There’s no rest for the weary when it comes to fighting cyber threats. Next year expect more mobile threats, malware in mobile app stores, and more—much more.
By Cecilia Galvin
December 07, 2012
To stay ahead of the competition, channel pros serving the small and midsize business market arm themselves with the latest information and trends in SMB IT. To assist in those efforts, Web, email, and mobile security vendor Websence Inc. offers up its list of the Internet threat trends it expects to emerge in the New Year, courtesy of the company’s renowned Websense Security Labs.
Experts at the San Diego-based Security Labs, who discover, investigate, and report on advanced Internet threats, developed their New Year’s predictions based on the research they gathered in 2012. Here are four of their chilling predictions for 2013:
1. More cross-platform threats will involve mobile devices. The coming year will bring exploit kits for mobile devices. That is, when the user of a mobile device visits a malicious website, the malware will be able to identify the device and its operating system (Android, iOS, or Windows 8) and deliver specific malware to that smartphone or tablet.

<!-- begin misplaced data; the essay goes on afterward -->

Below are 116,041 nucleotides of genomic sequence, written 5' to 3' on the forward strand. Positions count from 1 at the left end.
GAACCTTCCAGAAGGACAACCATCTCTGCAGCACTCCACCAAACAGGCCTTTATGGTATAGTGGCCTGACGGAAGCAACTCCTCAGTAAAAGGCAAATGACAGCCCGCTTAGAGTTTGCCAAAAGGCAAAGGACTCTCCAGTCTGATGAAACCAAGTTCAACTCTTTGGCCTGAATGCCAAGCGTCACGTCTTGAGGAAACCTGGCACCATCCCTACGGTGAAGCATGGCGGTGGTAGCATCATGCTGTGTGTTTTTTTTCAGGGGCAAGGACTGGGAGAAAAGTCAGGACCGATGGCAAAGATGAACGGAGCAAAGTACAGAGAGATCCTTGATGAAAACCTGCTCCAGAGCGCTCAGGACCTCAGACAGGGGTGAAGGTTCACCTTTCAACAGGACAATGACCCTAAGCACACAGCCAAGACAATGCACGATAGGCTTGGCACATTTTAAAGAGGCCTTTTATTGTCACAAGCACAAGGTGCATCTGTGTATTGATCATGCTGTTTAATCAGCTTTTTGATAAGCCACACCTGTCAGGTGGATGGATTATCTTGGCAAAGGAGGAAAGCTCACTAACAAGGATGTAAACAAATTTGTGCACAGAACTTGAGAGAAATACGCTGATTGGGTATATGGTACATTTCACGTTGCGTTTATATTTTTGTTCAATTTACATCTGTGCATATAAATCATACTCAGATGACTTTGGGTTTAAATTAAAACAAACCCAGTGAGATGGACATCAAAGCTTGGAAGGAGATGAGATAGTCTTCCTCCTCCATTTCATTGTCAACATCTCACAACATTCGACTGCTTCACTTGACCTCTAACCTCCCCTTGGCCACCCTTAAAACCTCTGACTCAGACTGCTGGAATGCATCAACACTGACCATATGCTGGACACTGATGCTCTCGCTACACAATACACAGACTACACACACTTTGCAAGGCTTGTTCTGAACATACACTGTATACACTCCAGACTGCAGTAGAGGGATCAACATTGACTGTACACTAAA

2. Legitimate mobile apps stores will host malware. As code writers/hackers become proficient enough to evade Apple’s detection, they may take on the company’s rigid apps vetting process. There may even be an increase in the number of good applications behaving badly, meaning they collect large amounts of data (that the user has approved). This data will either be hacked from the developer’s systems or transmitted directly from the application to cyber criminals who will distribute their malicious wares on a mass scale.
3. Government-sponsored attacks will increase. New and smaller government cyber-warfare players will emerge, and there will be a shift from military and national security targets to economic, business, and civic objectives.
4. Hackers will work their way around virtual environments and sandboxes. Threats will evolve so they can more frequently and readily discern if they are in a “sandbox” environment, so they will “play nice” until someone unwittingly allows them into the network.